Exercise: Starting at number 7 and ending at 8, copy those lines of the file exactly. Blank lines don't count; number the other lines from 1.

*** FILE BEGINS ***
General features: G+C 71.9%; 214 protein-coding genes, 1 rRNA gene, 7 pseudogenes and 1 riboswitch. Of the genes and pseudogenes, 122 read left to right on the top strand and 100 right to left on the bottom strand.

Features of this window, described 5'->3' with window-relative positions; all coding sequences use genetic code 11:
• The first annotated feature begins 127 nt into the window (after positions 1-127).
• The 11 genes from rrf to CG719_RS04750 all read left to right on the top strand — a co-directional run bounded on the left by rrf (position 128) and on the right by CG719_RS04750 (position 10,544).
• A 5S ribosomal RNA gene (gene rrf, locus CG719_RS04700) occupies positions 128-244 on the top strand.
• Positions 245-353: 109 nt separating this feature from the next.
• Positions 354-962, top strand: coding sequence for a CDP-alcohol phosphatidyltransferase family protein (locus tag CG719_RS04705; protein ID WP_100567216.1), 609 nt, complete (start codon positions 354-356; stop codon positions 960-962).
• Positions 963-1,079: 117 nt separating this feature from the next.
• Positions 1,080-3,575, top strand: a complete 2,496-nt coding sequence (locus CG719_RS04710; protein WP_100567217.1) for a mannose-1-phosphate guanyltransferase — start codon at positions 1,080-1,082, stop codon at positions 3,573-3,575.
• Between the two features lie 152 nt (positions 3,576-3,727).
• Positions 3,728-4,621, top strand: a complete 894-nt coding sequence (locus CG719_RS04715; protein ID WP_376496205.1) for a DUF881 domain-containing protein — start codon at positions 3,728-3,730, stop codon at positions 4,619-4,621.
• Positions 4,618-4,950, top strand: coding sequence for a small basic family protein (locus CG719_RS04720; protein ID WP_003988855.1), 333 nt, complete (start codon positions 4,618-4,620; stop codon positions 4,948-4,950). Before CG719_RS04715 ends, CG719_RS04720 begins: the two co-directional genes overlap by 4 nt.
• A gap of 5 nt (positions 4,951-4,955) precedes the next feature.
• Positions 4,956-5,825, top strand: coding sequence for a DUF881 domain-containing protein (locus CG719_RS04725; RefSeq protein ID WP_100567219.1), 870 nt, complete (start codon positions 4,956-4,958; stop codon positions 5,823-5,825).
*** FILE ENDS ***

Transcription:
• Positions 354-962, top strand: coding sequence for a CDP-alcohol phosphatidyltransferase family protein (locus tag CG719_RS04705; protein ID WP_100567216.1), 609 nt, complete (start codon positions 354-356; stop codon positions 960-962).
• Positions 963-1,079: 117 nt separating this feature from the next.